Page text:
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12. Fundamental Data Types
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Use enumerated types for modifiability Enumerated types make your code easy to modify. If you discover a flaw in your 1 stands for red, 2 stands for green, 3 stands for blue scheme, you have to go through your code and change all the 1s, 2s, 3s, and so on. If you use an enumerated type, you can continue adding elements to the list just by putting them into the type definition and recompiling. Use enumerated types as an alternative to boolean variables Often, a boolean variable isn t rich enough to express the meanings it needs to. For example, suppose you have a routine return True if it has successfully performed its task and False otherwise. Later you might find that you really have two kinds of False. The first kind means that the task failed, and the effects are limited to the routine itself; the second kind means that the task failed, and caused a fatal error that will need to be propagated to the rest of the program. In this case, an enumerated type with the values Status_Success, Status_Warning, and Status_FatalError would be more useful than a boolean with the values True and False. This scheme can easily be expanded to handle additional distinctions in the kinds of success or failure. Check for invalid values When you test an enumerated type in an if or case statement, check for invalid values. Use the else clause in a case statement to trap invalid values:
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Good Visual Basic Example of Checking for Invalid Values in an Enumerated Type
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Select Case screenColor Case Color_Red ... Case Color_Blue ... Case Color_Green ... Case Else DisplayInternalError( False, "Internal Error 752: Invalid color." ) End Select
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2 Here s the test for the invalid value.
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Define the first and last entries of an enumeration for use as loop limits Defining the first and last elements in an enumeration to be Color_First, Color_Last, Country_First, Country_Last, and so on allows you to write a loop that loops through the elements of an enumeration. You set up the enumerated type using explicit values, as shown below:
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Visual Basic Example of Setting First and Last Values in an Enumerated Type
Public Enum Country Country_First = 0 Country_China = 0 Country_England = 1 Country_France = 2 Country_Germany = 3 Country_India = 4 Country_Japan = 5 Country_Usa = 6 Country_Last = 6 End Enum
Now the Country_First and Country_Last values can be used as loop limits, as shown below:
Good Visual Basic Example of Looping Through Elements in an Enumeration
' compute currency conversions from US currency to target currency Dim usaCurrencyConversionRate( Country_Last ) As Single Dim iCountry As Country For iCountry = Country_First To Country_Last usaCurrencyConversionRate( iCountry ) = ConversionRate( Country_Usa, iCountry ) Next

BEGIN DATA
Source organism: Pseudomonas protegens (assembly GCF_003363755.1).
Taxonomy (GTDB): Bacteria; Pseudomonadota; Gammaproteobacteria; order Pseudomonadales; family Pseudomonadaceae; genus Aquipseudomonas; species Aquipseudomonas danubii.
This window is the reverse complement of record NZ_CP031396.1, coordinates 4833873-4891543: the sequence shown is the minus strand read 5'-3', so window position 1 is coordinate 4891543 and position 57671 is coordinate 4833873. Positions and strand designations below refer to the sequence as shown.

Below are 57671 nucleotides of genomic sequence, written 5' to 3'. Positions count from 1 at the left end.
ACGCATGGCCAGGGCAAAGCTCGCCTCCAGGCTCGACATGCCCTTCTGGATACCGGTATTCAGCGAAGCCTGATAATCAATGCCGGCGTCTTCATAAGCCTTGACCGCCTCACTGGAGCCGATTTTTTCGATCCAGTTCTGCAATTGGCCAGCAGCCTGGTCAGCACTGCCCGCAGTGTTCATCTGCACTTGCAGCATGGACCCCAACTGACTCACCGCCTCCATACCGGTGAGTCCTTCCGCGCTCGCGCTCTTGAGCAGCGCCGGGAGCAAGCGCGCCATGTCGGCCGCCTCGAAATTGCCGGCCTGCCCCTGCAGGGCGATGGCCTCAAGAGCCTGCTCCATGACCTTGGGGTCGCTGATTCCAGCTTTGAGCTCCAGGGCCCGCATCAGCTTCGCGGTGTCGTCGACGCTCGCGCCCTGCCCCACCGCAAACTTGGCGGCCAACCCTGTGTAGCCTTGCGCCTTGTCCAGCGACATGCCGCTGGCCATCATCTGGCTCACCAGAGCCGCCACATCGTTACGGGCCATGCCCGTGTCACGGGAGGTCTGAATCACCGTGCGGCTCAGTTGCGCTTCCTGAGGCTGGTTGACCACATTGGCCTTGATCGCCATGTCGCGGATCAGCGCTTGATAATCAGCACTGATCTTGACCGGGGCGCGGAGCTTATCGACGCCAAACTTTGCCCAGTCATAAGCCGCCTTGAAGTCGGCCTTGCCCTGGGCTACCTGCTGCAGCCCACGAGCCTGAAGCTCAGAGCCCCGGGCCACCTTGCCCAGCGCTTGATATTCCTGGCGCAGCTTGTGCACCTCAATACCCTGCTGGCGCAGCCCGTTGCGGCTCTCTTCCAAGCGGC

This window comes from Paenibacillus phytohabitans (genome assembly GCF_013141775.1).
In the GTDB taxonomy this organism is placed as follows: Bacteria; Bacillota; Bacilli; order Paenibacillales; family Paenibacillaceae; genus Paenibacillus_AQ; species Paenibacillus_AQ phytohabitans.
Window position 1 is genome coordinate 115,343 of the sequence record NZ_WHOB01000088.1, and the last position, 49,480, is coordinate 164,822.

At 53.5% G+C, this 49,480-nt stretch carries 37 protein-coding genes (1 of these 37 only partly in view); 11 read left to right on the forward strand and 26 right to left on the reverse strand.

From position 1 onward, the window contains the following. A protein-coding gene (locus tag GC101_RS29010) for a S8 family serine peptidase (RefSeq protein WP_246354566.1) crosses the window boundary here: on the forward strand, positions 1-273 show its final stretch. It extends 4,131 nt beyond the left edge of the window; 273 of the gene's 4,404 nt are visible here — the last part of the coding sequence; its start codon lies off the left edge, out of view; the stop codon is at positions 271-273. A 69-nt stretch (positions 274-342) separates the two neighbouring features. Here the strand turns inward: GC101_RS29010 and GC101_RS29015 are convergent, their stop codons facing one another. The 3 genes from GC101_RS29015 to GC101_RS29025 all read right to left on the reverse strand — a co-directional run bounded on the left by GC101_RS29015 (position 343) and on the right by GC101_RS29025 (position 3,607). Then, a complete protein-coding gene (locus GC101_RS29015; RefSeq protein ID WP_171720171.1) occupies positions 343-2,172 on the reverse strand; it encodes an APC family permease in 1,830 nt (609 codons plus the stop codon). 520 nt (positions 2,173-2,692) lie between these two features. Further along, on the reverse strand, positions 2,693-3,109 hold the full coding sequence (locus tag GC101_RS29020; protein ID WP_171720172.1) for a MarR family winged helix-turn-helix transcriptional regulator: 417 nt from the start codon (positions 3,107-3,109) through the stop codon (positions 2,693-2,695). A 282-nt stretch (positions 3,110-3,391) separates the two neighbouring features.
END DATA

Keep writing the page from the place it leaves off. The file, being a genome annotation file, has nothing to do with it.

Reserve the first entry in the enumerated type as invalid When you declare an enumerated type, reserve the first value as an invalid value. Examples of this were shown earlier in the Visual Basic declarations of Color, Country, and Output types. Many compilers assign the first element in an enumerated type to the value 0. Declaring the element that s mapped to 0 to be invalid helps to catch variables that were not properly initialized since they are more likely to be 0 than any other invalid value.
Here is how the Country declaration would look with that approach:
Visual Basic Example of Declaring the First Value in an Enumeration to be Invalid
Public Enum Country Country_InvalidFirst = 0 Country_First = 1 Country_China = 1 Country_England = 2 Country_France = 3 Country_Germany = 4
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Country_India = 5 Country_Japan = 6 Country_Usa = 7 Country_Last = 7 End Enum
Define precisely how First and Last elements are to be used in the project coding standard, and use them consistently Using InvalidFirst, First, and Last elements in enumerations can make array declarations and loops more readable. But it has the potential to create confusion about whether the valid entries in the enumeration begin at 0 or 1 and whether the first and last elements of the enumeration are valid. If this technique is used, the project s coding standard should require that InvalidFirst, First, and Last elements be used consistently in all enumerations to reduce errors. Beware of pitfalls of assigning explicit values to elements of an enumeration Some languages allow you to assign specific values to elements within an enumeration, as shown in the C++ example below:
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